Analox‘s involvement with the local community reached an educational milestone at a career guidance event hosted by Stokesley School. Staff from the School, a successful 11 – 18 secondary on the edge of the North York Moors, invited Analox to take part in their ‘Engineering Careers evening’ on Tuesday 13 January 2015. Three of Analox’s key staff joined representatives from other engineering companies – together with training organisations, professional institutions and the University of Teesside – to promote the benefits of a career in engineering. The general consensus was that the continuing progress of 21st century technologies will depend on the recruitment of enthusiastic new entrants to the fields of science and industry.
A report produced in 2014 by EngineeringUK, a not-for-profit organisation working in partnership with the engineering community, states that over the next 5 years, ‘we need to double the numbers of engineering related apprentices and graduates coming out of colleges and universities.’ Yet, according to the same report, as few as ‘One in six 11 to 16 year olds said they knew what people working in engineering do.’ The report concludes that, among other things, ‘We need to provide careers inspiration for all 11- to 14-year-olds’, and ‘We need to support teachers and career advisors’. It is reassuring to see evidence of this happening on the local level, and Analox is keen to play its part.
Analox’s headquarters is less than a mile from Stokesley School and the company already has links with the School’s educational programme. Having a high-tech design and manufacturing facility on the doorstep is good news for any educational establishment, particularly one which takes an interest in the future careers of its students. Companies benefit from this relationship too, and Analox is no exception. Its three delegates included not only a Design Engineer and a Senior Software Engineer, but also an apprentice R&D Technician – Jack Price, who was recruited as an 18-year-old college leaver. Jack was employed via the North East Chamber of Commerce (NECC), one of the area’s leading training organisations. In Jack’s own words, this career choice gave him ‘the best of both worlds, continuing education on day-release plus the benefits of a proper wage’.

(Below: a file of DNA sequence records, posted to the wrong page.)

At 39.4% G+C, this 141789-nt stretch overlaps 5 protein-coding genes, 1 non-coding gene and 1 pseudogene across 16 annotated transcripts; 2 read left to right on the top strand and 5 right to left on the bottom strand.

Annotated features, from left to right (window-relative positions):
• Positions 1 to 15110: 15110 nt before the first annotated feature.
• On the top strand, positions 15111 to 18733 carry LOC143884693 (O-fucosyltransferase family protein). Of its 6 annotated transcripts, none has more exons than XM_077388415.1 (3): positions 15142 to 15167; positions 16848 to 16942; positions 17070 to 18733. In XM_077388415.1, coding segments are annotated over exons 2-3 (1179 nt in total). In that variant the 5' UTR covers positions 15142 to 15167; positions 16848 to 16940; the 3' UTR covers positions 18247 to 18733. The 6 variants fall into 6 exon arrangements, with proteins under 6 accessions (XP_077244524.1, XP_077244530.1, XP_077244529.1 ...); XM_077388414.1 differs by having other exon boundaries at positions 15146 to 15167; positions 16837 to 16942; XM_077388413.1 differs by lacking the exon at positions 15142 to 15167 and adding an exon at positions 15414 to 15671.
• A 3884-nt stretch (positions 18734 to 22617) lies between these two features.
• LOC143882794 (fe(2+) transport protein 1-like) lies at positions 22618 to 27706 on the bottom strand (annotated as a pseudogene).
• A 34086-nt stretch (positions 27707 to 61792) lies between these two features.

The Stokesley School Engineering Careers evening was a 2-hour event (6.30pm to 8.30pm) which included presentations from many of the participants. These presentations were complemented by information stands and display tables highlighting products and services. The School’s Careers Guidance team also used materials available from ‘Tomorrow’s Engineers’, an online resource which helps schools to incorporate engineering in their curriculum. According to their website, Tomorrow’s Engineers is led by EngineeringUK and the Royal Academy of Engineering, with support from other organisations.
Analox is dedicated to continuing to help increase awareness of engineering opportunities to young people through visits and events.